Which just brings me back to jealousy. I always try to set it aside, but it's tough not to. I try not to think about the OpenStack party at OSCON 2013 that looked, upon inspection of the event and back-of-napkin calculations, to cost more than a year of Conservancy's operations (gratis FIji water and full bar with mixed drinks for hundreds of people?!?!). I try not think about the fact that Oregon Public Radio, whose fundraising drive has been playing the whole time I've been writing this, probably will raise Conservancy's entire annual budget just this week, just during All Things Considered.

    To combat the jealousy, my new way of approaching this situation is simply this: basically, if people don't give to Conservancy, it's my fault, not theirs. If Conservancy can't fund its rather meager operations, I and my coworkers just weren't doing work that mattered to the world. Conservancy just shouldn't exist if people don't want to fund it. I've worked for charities where the leadership had a fundraising "sense of entitlement" that they deserved to get donations because of who they were. I certainly never want to work at a place like that again.

    But, this in turn leads me into a sprial of self-loathing: if so few people actually support Conservancy's work, then I am clearly wasting my life.

    I've thus generally come to the conclusion that being a radical activist requires a careful balance of self-righteousness and humility. I've not met a single person, including myself, who has gotten an appropriate balance on that front. I've also seen a bunch of people move away from radical activism because they leaned too far in one direction.

    e.g. I've met people who got so self-righteous about their cause, that they conflated it with their own professional success. I've also met people so humble that they can't motivate themselves to do anything bold in activism because they feel they just "aren't important enough to make a difference".

    I want to be neither, but hopefully you see why I think it's a balance of those two seemingly incompatible tendencies found in activists.

    OTOH, there's really no room for jealousy, but to deny that jealousy exists is simply not being introspective. As I said to someone recently when discussing this issue of "pecking order of charity jealousy": "someone on the block always has a nicer house". Every charity is jealous of the charity that has 3-5x its budget. I know for sure: because when you talk to colleagues frankly at other non-profits, you can tell them how jealous you are of them, and they'll tell you who they're jealous of. That's how I figured out that 3-5x "jealousy number". :)

    Richard Fontana , sirgazil , Mike Linksvayer , Christopher Allan Webber and 3 others like this.

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    A FaiF episode in the style of NPR fundraising would be good theater.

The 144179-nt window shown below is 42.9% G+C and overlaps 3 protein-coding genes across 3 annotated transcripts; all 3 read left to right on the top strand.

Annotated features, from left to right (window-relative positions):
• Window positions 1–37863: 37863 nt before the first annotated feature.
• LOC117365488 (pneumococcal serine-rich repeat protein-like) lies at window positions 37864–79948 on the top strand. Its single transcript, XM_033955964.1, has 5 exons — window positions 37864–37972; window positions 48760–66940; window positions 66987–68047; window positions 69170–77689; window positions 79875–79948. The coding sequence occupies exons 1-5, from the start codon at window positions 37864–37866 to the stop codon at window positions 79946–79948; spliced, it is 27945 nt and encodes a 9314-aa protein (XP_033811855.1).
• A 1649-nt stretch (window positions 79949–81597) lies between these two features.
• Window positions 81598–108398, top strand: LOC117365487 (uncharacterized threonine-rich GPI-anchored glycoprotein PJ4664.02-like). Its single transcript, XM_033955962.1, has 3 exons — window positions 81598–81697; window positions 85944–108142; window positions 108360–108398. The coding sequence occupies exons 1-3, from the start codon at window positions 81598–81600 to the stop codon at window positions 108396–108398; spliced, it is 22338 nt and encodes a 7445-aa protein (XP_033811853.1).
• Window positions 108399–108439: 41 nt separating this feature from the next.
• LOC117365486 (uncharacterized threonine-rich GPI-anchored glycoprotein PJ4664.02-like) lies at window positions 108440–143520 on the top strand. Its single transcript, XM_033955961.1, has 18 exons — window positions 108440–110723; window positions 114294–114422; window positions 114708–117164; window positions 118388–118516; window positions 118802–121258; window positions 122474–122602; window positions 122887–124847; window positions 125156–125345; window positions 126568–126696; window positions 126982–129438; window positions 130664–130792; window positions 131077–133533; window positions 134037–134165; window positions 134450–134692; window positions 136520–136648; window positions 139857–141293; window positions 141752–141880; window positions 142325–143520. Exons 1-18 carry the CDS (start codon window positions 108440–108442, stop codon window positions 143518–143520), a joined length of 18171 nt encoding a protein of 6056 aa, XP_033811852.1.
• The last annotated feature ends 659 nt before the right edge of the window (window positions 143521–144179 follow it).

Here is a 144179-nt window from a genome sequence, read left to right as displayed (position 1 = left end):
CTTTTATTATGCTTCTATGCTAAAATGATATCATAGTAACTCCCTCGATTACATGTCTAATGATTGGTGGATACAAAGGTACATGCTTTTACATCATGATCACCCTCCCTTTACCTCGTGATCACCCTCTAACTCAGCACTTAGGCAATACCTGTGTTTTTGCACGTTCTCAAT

Mike Linksvayer at 2015-05-08T14:28:24Z

    Doug Whitfield , Nathan Smith like this.

    That's an interesting insight, Bradley. It would be interesting to try to think of ways that a free software project could "interrupt the flow" for fund raising without interfering with the functioning of the software. I think it also helps to have specific targets and limited fund raising periods. Projects have wiki pages, download pages, and mailing lists. Messages could be placed there. For rapidly released projects, perhaps a release cycle could have fund raising messages in documentation or startup banners. Distributions could consider cooperating with appropriately tasteful fund raising drives and pass along messages during installation or upgrade of packages. For organizations such as SFC, interrupting the flow will definitely be more challenging. Hopefully the projects you help manage would point back to you during their own campaigns.

    Charles Stanhope at 2015-05-08T15:27:28Z

    Mike Linksvayer likes this.

    Some free software projects could definitely "interrupt the flow" to remind people of their importance. For example Firefox could occasionally delay the rendering of a web page to display "an important message" :-) I doubt people would stand for that very long, though, and there would be a fork out soon :-)

    sazius at 2015-05-08T17:19:39Z

    Mike Linksvayer likes this.

    @sazius I think you're right, user-facing programs can easily interrupt flow. Firefox doesn't need to (because search revenue) but they do in subtle ways occasionally. More programs could, and get away with it, particularly if they had strong relationship with their communities already. Are there any good examples? 

    Don't tons of 'apps' do in-app upselling to a proprietary version or other in-app purchase? Do any faif apps ask for donations or offer in-app purchase of crowdfunding-like perks? I guess I should try more 'apps' so that my knowledge isn't secondhand.

    I know the bigger problem is not having millions of users, but lack of $ for development and marketing only perpetuates that problem.

    As @wolftune might be reading, perhaps after snowdrift.coop finally launches with real money, it should somehow enable in-app/program pledging.

    I don't know that there's a solution for Conservancy wrt applications interrupting users, other than some of its member projects raising lots of money that way and giving Conservancy its cut. But I suppose (modulo it not having enough resources to do anything beyond what it is already doing, etc) that it could conceivably also help member projects do in-application asks.

    Mike Linksvayer at 2015-05-08T18:20:30Z

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  • 2015-05-06T01:41:40Z via Pumpa To: Public CC: Followers

    I have always loved the sound of disk I/O. I'm listening to the Conservancy backups run now. That bursty crunch is like music.

    Has anyone compiled sounds of how hard drive I/O noise changed over the decades? I am wondering what made that high-pitched note in the middle of the crunch that went away sometime in the mid 1990s.